The new production of L’Orfeo by De Nederlandse Reisopera and Opera2Day is a Gesamtkunstwerk that would have made Wagner’s mouth water. Director Monique Wagemakers forges song, dance, music, costumes and décor together into one flowing, inseparable whole. The performance is compelling, poetic and enchanting and fits in seamlessly with the stylized language with which Monteverdi introduced the opera genre in 1607. At the premiere in Theater Wilmink Enschede we were captivated from beginning to end.
Even four hundred years later, the key question in Alessandro Striggio’s libretto is still relevant: how do we deal with loss? Do we pine away forever or do we get over it and become a ‘sadder, wiser person’, to paraphrase Coleridge. Orpheus isn’t capable of the latter. When his brand-new wife Euridice dies of a snake bite, he – literally – moves heaven and earth to bring her back from the realm of the dead.
Looking back in resentment
But once he has convinced the gods to release her, he cannot control his emotions at the moment supreme. With one glance backwards he loses his lover again, this time forever. And once again he drowns in self-pity. His father Apollo calls him to order: ‘Why do you remain stuck in resentment and grief, do you still not know that earthly happiness never lasts forever?’ On which they rise to heaven together , where Orpheus can eternally gaze on Euridice, shining among the stars.
The stage is empty. The only attribute is the installation ‘Ego’ by Lonneke Gordijn of Studio Drift. This transparent three-dimensional canvas was hand-woven from 16 kilometres of fine threads of fluorocarbon. With the help of software controlled by the conductor, this rapidly takes on other forms that are directly related to Orfeo’s feelings. Thus the art object represents his inner world and becomes a silent but very active protagonist.
Usually the object has a cubic shape, to form a cell in which Orpheus is imprisoned, or the coffin in which Euridice is carried away. At the announcement of her death, the fabric is ‘horrified’ and swiftly converts into a diagonal shape, anxiously seeking refuge in the upper right hand corner of the stage.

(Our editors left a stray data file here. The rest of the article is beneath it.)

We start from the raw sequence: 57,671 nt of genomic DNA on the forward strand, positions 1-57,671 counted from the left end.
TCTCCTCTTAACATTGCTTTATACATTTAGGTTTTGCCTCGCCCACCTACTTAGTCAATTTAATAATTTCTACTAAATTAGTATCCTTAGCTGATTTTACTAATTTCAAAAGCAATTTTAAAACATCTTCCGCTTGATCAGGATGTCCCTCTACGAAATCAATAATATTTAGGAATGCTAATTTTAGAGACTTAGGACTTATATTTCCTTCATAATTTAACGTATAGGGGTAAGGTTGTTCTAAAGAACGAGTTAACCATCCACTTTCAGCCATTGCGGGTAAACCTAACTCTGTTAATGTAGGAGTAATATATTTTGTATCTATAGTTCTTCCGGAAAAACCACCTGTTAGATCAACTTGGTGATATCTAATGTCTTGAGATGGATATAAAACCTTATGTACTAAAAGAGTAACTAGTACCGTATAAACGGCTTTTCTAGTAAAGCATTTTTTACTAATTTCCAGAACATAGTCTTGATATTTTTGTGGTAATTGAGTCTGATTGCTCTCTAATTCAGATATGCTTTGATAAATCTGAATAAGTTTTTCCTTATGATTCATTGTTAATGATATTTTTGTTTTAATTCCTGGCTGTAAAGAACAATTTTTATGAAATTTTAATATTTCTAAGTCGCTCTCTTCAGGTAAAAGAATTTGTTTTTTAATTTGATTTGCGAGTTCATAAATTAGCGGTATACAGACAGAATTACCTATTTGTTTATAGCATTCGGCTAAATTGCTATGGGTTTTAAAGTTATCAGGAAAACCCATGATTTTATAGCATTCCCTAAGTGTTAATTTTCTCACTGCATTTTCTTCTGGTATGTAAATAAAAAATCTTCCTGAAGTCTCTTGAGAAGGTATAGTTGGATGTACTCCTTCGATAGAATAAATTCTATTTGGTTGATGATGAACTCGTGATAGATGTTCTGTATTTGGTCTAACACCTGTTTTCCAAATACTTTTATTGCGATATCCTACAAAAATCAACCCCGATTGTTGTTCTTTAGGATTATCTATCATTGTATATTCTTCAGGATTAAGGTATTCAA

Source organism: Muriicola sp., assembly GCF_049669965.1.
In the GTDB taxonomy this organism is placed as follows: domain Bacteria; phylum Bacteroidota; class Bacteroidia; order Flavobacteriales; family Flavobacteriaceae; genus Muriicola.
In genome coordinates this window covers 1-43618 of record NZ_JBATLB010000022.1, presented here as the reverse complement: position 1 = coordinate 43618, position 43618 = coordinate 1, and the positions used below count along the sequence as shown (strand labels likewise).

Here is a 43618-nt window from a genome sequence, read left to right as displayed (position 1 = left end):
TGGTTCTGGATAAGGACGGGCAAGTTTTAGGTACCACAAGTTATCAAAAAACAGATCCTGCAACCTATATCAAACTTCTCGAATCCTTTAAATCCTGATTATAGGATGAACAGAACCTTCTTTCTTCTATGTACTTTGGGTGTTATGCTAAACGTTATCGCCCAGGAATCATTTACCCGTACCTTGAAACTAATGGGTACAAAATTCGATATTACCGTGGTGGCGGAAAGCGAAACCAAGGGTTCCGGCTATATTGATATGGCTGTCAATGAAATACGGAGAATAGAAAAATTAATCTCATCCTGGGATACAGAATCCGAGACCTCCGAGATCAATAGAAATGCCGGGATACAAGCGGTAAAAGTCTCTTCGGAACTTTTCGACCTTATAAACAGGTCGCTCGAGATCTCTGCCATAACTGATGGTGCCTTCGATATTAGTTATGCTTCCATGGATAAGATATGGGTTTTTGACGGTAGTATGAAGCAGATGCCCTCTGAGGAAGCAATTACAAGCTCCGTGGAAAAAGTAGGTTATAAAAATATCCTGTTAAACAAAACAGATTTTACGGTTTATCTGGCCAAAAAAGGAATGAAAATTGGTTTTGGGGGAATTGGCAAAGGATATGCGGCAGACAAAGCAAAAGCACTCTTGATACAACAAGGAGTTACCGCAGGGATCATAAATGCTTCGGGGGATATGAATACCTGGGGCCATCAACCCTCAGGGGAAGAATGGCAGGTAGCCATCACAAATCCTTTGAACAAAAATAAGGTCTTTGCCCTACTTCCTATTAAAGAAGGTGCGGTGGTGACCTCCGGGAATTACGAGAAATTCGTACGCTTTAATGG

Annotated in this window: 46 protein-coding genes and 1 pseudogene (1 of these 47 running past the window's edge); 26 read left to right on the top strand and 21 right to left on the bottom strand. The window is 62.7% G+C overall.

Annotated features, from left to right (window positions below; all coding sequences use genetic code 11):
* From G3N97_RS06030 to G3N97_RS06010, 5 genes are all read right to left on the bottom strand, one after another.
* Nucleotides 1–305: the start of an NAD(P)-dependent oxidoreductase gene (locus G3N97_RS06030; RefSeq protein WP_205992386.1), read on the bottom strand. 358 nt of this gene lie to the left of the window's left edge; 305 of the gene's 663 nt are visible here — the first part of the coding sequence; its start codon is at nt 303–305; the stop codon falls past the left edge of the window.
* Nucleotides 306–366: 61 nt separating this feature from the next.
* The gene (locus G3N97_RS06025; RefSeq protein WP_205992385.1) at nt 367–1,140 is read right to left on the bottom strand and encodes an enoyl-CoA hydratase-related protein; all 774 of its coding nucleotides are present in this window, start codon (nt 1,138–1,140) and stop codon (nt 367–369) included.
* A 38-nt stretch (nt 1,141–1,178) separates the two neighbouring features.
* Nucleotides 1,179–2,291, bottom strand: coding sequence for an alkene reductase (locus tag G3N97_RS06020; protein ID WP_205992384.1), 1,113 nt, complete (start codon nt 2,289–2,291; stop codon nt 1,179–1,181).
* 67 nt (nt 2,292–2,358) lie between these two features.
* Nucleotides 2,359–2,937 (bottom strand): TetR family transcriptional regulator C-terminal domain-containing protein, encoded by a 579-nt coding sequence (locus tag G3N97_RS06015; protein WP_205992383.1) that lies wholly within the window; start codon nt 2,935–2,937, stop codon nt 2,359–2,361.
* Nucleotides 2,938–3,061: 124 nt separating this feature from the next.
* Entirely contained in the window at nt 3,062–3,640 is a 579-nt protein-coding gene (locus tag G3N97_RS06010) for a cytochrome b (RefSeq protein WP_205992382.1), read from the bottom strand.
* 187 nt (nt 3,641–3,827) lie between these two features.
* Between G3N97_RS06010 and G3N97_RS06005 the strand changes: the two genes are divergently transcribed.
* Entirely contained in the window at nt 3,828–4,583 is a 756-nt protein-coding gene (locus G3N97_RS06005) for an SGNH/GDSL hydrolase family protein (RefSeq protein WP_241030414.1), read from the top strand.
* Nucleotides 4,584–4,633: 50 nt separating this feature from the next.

The dynamic choreography of Nanine Linning and the lighting design of Thomas C. Hase are also wonderful, the costumes of Marlou Breuls are striking though somewhat uniform. When the curtain rises we discern a dimly lit intertwined tangle of people in flesh-coloured, ribbed body stockings. From this, La Musica rises up like a Venus of Milo to announce the story of Orpheus. This is a brilliant role of the mezzo-soprano Luciana Mancini, whose warm, full voice also gives shape to the Messenger and Proserpina.
‘Square’ world view
Orpheus is the only one wearing a dress, its flamboyant skirt also ribbed and flesh-coloured. He keeps this on throughout the performance, while the other characters exchange their costumes for dark blue long robes in the underworld. This beautifully symbolises Orfeo’s inability to adapt to the circumstances: he is trapped in his own ‘square’ world view. The tenor Samuel Boden has a neat diction and effortlessly masters his florid but sometimes awkward embellishments. Even when the choir lifts him up and carries him across the stage. Shame his voice is a little too small for the main hall.
The enchanting unity of the directing concept is further enhanced by the fact that there is no noticeable difference between dancers and singers. The flowing movements with graceful jumps, outstretched arms and curved bodies merge with flawlessly sung choral passages. This this is the stunning result of hard-won teamwork, you hardly dare believe your eyes and ears. The only downside is the end of the second act, when singers and dancers jump into each other’s arms while emitting piercing roars, as if we are witnessing a therapeutic session of how to deal with heartbreak.
The coordination between stage and orchestra is exemplary. Conductor Hernán Schvartzman leads the baroque ensemble La Sfera Armoniosa with great feeling through Monteverdi’s finely chiselled language. Passages with subtle plucking of chitarrones (long-necked lutes) and warm-blooded organ sounds alternate with lively sinfonias. Here strings and wind instruments take the lead and create a benevolent, full orchestral sound, at times enriched by beautiful choral parts.
Particularly moving is the shrill ‘regale’ organ whose sounds resembles that of a hurdy-gurdy. This underlines Caronte’s stubborn refusal to let Orpheus cross over to Hades. With his dark and resonant bass Alex Rosen is the ideal ferryman of the underworld. With her pure and delicate voice the soprano Kristen Witmer is a beautiful Euridice, doubling as Hope and Echo. The bass-baritone Yannis François is a somewhat modest Pluto, but impresses as a shepherd and spirit.
This magnificent production deserves an international audience. Be sure not to miss it!
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